By John Whitesides
WASHINGTON (Reuters) - Republican presidential hopeful Mitt Romney, under rising pressure from rival Rick Perry, has been forced to drop his play-it-safe campaign strategy and launch a more direct appeal for support from Tea Party conservatives.
After months of staying above the Republican campaign fray and focusing his criticism on President Barack Obama, Romney threw his first subtle jab at Perry on Tuesday and changed his schedule to appear at two Tea Party-oriented events.
The moves followed the release of several opinion polls showing Perry, the Texas governor and Tea Party favorite, flying past former front-runner Romney to grab a solid lead in the 2012 Republican race to nominate a challenger to Obama.
A Quinnipiac University poll on Wednesday showed Perry, who entered the race slightly more than two weeks ago, with a 6-point lead over Romney among Republicans. Other recent polls gave Perry an even larger lead, with strong support from the most conservative voters.
Romney's misfortune seemed to produce a shift in strategy for the former Massachusetts governor, who had been laying low on the campaign trail and not directly engaging his rivals.
"Romney had to shake things up a bit, he had to start taking the shine off Perry," said Republican strategist Ron Bonjean. "Perry is the new force in the race but Romney can't let him build up too much momentum."
The Romney campaign denied there was a new approach and said the decision to attend the two campaign events was a scheduling issue and not a result of Perry's rise in the polls.
"Governor Romney has met with Tea Party leaders across the country, he's appeared at Tea Party events before," Romney spokesman Ryan Williams said.
"We're focused on running our own race, on discussing Governor Romney's record as a successful businessman who spent 25 years in the private sector," he said.
JABS AT PERRY
At a Veterans of Foreign Wars convention in Texas on Tuesday, however, Romney for the first time contrasted his record with that of the Texas governor, the state's longest-serving chief executive and a former state agriculture commissioner and member of the Texas House of Representatives.
"Career politicians got us into this mess, and they simply don't know how to get us out," said Romney, a former venture capitalist.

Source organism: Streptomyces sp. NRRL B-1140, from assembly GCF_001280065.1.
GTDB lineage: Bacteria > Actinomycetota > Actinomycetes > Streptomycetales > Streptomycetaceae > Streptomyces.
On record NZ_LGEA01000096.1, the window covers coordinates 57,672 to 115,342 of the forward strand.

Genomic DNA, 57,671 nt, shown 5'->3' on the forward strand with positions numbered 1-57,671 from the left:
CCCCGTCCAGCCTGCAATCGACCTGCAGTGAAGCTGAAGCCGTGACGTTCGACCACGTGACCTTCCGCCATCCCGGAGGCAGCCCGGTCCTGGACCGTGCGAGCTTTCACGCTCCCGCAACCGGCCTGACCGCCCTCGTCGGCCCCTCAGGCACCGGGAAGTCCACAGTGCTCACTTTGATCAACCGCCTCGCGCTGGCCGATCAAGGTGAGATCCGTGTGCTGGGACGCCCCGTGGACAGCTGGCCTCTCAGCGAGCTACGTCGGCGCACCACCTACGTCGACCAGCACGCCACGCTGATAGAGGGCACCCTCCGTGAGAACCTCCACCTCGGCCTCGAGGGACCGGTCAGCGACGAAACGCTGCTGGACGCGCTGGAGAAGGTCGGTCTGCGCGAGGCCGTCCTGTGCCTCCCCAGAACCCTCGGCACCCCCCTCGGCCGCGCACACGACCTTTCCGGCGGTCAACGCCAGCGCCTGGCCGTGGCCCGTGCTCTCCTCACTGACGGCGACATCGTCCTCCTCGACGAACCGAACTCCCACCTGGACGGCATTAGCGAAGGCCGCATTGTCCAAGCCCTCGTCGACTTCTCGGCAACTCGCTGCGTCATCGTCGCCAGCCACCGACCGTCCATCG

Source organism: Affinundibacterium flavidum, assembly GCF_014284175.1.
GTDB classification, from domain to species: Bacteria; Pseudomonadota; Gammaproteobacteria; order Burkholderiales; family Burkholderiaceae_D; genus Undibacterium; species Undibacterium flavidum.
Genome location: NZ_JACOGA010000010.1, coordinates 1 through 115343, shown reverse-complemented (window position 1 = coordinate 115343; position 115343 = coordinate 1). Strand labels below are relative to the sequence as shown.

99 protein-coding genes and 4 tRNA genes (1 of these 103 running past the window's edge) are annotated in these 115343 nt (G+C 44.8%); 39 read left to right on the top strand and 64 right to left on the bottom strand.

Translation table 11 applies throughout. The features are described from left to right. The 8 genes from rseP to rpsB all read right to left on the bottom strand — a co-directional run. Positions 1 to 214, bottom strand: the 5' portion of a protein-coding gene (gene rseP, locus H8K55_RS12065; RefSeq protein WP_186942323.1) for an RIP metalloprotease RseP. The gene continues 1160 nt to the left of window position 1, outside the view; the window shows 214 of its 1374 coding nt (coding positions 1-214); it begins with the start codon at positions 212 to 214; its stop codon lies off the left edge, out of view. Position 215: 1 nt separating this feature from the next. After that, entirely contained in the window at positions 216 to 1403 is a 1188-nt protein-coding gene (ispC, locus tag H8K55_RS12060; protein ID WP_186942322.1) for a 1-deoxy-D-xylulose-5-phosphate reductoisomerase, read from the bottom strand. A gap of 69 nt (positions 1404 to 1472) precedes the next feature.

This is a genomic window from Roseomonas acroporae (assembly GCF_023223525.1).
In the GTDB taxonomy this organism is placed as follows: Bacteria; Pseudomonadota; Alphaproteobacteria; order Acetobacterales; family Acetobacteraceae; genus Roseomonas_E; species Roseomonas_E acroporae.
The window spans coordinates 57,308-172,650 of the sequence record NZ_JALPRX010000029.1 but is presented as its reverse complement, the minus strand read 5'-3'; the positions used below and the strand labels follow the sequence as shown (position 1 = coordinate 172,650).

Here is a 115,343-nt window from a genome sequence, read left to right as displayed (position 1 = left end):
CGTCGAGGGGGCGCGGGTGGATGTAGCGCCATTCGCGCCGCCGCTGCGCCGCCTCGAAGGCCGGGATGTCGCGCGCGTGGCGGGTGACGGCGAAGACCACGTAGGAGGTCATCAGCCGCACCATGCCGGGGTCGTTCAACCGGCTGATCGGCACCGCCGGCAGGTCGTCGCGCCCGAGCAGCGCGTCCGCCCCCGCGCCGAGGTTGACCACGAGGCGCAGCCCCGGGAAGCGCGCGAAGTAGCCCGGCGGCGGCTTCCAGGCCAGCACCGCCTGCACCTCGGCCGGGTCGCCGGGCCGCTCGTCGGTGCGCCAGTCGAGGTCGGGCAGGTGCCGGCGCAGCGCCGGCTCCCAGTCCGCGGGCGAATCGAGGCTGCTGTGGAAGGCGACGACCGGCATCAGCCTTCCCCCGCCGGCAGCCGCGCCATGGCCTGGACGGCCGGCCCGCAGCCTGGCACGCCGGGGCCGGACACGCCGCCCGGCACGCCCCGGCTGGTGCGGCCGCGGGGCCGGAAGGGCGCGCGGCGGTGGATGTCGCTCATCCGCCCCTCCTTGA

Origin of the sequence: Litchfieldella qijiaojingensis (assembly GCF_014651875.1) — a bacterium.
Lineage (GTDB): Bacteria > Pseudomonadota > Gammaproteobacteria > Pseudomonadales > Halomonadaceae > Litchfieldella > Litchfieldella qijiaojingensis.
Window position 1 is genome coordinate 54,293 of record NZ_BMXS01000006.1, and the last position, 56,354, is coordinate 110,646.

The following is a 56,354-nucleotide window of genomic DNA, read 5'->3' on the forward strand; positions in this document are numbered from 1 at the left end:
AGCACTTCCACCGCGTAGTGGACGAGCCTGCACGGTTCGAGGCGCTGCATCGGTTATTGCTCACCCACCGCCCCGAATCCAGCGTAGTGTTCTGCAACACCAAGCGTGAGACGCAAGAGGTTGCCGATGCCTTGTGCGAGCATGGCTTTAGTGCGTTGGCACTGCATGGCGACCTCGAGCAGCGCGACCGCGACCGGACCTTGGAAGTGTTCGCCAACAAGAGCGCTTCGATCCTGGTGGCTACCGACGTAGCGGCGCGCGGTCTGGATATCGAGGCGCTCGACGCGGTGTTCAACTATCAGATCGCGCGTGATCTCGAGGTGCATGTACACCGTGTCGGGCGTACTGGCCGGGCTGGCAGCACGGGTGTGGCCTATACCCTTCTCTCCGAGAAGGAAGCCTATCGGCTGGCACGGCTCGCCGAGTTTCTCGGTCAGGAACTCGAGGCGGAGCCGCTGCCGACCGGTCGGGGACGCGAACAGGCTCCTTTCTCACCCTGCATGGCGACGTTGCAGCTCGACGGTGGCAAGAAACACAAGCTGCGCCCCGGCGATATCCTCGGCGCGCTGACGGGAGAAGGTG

Romney, whose state healthcare initiative was a precursor of Obama's plan, has had trouble winning over some social conservatives and Tea Party fiscal conservatives suspicious of his record in liberal Massachusetts.
But his schedule changes were clearly aimed at wooing them. He said he would appear at a Tea Party bus tour event in New Hampshire on Sunday and at a South Carolina forum on Monday that he had originally turned down.
Perry will also appear at the South Carolina forum, which will be moderated by Senator Jim DeMint of South Carolina and Representative Steve King of Iowa, leading figures among social conservatives and Tea Party groups.
Freedom Works, a Tea Party-affiliated group, urged a boycott of Romney's appearance in New Hampshire. "After months of distancing himself from the Tea Party, suddenly Mitt Romney wants to be one of us," a statement on its website said.
Before Perry's entry, Romney had been an uneasy front-runner in a Republican field that had drawn complaints from some party leaders who wanted more candidates to jump in.
Perry's decision to enter the race created a splash and reshaped the field, but it is still unclear if his appeal will last. The Republican White House contenders will hold three debates in the next month, and Perry will be in the spotlight.
"Romney has to show he can compete with Perry and identify with the Tea Party now," Bonjean said. "If Perry's poll numbers stay solid for the next few months, it will be hard to shake him out of the front-runner's spot."
(Editing by Peter Cooney)